As a medical researcher, I want to make a gentle but sincere plea to the blogosphere to calm down this flu hysteria just a bit. The main way that flu kills is by predisposing its victims to “superinfection” by bacterial illnesses – in 1918, we had no antibiotics for these superimposed infections, but now we have plenty. Such superinfections, and the transmittal of flu itself, were aided tremendously by the crowded conditions and poor sanitation of the early 20th century – these are currently vastly improved as well. Flu hits the elderly the hardest, but the “elderly” today are healthier, stronger, and better nourished than ever before. Our medical infrastructure is vastly better off, ranging from simple things like oxygen and sterile i.v. fluids, not readily available in 1918, to complex technologies such as respirators and dialysis. Should we be concerned? Sure, better safe than sorry, and concerns about publishing the sequence are worth discussing. Should we panic? No – my apologies to the fearmongers, but we will never see another 1918.

This MD hit almost all of the doubts I had: much better (and more sanitary) medical practices and supplies, the wide-spread use of antibiotics, and better general health of the populace.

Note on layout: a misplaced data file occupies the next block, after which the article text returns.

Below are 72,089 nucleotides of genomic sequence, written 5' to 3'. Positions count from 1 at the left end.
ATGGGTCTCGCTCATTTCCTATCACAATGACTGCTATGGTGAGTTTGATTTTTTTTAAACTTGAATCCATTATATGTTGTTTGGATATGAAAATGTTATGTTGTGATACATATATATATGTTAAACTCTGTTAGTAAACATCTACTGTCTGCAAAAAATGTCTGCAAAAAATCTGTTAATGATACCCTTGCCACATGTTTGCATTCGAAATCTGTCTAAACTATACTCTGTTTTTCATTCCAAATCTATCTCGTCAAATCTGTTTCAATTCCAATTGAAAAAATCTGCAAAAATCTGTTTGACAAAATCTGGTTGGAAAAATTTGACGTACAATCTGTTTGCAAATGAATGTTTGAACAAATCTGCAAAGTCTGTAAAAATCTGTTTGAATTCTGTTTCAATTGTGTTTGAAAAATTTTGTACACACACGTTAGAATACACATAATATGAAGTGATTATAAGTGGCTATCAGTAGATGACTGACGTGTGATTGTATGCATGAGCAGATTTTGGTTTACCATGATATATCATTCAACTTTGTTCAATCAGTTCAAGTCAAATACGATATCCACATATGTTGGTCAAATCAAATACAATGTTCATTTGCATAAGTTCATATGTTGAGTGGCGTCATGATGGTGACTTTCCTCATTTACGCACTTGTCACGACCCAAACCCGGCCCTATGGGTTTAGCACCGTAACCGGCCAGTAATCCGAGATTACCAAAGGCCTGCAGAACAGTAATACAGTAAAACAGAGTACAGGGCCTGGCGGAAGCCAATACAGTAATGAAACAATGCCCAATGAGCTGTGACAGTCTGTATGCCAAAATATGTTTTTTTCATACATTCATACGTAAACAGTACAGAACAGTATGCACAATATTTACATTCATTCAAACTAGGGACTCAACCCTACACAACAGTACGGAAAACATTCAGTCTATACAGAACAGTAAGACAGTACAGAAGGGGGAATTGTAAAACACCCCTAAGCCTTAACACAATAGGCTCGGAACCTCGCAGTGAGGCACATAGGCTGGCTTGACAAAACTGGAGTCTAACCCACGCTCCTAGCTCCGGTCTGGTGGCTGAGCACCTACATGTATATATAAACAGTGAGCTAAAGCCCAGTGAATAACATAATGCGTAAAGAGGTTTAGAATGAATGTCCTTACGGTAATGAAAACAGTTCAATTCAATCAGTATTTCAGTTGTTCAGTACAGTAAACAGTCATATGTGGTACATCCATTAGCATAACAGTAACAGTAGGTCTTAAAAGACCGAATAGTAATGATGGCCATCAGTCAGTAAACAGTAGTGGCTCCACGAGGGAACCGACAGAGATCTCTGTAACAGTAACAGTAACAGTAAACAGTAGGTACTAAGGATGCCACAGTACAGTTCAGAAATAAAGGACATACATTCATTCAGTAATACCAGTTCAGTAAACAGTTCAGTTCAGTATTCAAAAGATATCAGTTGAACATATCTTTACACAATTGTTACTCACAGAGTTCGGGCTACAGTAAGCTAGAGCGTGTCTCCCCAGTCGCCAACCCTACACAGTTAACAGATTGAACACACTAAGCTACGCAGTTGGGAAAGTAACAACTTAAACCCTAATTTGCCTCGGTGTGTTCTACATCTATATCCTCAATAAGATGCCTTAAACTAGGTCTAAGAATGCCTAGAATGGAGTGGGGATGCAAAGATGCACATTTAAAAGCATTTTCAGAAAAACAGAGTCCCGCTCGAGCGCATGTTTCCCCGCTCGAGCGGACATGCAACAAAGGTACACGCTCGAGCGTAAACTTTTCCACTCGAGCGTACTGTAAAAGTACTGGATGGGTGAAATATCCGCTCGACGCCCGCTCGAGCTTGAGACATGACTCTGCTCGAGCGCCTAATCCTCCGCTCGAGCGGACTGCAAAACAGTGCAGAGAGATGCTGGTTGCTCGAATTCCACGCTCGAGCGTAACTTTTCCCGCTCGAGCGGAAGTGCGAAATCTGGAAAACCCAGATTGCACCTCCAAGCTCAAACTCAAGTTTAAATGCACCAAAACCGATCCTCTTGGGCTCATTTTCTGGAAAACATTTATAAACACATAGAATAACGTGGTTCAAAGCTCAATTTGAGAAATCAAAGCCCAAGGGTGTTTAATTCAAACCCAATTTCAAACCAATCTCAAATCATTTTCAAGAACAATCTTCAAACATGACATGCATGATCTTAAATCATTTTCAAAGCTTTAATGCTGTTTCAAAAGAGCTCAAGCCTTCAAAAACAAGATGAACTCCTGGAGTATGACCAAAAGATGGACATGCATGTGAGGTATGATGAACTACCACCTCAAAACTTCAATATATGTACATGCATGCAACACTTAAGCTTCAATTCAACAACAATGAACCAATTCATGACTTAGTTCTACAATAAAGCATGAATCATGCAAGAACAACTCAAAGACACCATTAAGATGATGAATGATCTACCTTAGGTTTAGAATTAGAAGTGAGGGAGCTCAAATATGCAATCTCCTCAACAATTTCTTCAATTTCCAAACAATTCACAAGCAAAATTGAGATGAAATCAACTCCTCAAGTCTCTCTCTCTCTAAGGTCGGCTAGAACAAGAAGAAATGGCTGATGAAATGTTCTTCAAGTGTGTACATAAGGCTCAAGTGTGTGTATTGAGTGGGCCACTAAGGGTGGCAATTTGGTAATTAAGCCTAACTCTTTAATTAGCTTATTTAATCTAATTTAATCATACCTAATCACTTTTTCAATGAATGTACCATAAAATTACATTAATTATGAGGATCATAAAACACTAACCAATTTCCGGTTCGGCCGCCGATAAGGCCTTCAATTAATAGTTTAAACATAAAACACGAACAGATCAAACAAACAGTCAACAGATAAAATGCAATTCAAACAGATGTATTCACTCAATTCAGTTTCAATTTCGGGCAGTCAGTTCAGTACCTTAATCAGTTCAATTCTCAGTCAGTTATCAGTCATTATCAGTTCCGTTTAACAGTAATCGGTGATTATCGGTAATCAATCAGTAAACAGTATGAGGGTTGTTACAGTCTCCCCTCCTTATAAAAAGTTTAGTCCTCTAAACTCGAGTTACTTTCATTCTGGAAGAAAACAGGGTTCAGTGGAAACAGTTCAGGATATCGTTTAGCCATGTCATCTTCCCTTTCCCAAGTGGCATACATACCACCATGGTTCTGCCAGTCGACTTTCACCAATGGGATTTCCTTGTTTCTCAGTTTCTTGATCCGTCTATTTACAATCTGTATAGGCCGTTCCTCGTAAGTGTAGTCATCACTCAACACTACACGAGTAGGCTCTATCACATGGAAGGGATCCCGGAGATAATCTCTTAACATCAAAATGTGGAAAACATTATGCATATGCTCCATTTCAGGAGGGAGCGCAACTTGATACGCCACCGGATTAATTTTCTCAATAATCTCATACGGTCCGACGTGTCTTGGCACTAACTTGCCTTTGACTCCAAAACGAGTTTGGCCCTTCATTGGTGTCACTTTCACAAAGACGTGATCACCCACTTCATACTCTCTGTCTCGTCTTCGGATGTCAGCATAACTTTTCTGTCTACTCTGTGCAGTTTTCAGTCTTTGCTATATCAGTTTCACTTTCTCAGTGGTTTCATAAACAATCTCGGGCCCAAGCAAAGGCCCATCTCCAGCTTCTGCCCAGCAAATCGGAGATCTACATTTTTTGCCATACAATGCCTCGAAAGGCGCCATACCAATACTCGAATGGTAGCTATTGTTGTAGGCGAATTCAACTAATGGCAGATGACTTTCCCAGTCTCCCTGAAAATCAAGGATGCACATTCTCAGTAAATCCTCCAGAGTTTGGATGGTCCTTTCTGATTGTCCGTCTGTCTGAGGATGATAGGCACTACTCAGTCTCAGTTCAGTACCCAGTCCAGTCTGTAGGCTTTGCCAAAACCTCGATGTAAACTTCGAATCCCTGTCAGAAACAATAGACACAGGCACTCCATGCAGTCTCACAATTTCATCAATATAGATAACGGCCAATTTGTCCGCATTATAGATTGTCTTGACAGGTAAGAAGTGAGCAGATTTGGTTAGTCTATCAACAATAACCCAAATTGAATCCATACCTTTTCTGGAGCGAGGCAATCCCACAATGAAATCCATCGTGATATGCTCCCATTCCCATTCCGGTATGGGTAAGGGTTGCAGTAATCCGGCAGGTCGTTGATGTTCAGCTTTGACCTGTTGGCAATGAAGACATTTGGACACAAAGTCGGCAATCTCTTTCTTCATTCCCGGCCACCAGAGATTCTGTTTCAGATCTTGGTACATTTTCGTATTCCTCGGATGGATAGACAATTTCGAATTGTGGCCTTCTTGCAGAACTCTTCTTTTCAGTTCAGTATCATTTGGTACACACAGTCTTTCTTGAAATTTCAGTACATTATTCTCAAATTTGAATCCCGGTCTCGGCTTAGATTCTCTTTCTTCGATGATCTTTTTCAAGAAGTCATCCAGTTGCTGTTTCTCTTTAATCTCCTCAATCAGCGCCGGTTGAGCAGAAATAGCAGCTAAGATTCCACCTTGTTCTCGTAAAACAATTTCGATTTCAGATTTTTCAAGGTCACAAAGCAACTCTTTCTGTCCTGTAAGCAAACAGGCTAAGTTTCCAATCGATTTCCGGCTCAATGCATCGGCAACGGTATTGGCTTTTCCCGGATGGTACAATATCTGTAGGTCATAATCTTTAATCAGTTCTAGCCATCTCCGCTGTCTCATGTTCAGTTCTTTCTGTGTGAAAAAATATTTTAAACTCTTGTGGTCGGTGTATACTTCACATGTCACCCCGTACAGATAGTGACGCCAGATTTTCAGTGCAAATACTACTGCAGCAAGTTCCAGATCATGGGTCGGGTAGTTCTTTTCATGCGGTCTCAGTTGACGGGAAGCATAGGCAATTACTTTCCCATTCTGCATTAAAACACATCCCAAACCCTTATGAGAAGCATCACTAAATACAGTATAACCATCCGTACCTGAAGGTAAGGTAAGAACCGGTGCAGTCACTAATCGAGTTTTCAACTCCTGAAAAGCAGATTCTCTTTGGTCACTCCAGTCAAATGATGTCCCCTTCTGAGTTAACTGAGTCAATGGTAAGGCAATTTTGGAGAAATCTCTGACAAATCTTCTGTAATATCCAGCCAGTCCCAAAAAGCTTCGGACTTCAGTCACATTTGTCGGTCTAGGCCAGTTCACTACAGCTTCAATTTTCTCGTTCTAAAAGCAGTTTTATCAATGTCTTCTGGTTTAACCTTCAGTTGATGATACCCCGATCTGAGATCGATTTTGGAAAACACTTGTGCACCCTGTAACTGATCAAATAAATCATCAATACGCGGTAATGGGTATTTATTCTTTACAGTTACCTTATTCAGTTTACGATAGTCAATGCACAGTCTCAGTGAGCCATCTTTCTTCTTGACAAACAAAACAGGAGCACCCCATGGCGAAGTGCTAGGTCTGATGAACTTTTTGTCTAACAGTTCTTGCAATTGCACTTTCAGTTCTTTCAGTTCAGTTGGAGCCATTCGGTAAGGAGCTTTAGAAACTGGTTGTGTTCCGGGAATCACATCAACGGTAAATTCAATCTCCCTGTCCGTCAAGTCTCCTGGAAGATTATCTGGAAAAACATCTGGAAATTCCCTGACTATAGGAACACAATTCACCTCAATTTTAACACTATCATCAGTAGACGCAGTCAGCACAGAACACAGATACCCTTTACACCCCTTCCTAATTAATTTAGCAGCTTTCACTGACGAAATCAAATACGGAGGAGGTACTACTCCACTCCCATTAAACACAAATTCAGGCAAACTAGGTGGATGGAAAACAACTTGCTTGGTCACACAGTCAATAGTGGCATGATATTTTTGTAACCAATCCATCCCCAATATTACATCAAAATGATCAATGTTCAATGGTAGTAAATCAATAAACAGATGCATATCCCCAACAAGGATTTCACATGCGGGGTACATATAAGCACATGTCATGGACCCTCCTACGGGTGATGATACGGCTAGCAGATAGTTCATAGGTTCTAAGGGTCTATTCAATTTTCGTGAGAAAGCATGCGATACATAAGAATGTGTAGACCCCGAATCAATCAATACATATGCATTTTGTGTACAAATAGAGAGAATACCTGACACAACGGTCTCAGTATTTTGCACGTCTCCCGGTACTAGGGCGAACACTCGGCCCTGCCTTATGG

But, this made me examine why there is this hysteria, and I think two points need to be raised about this. Researchers and medical doctors who study these diseases become convinced that their disease of interest is much more of a threat than any others. Be it pride, tunnel-vision, or a subconscious desire to attract more publicity or grant money to their area of research, these medical professionals have a general bias towards their particular virus or bacteria. Personally, in the two dozen virologists I have spoken too, I have seen this general propensity. I am not arguing they are wrong or corrupt, just that their dire warnings need to be considered in context.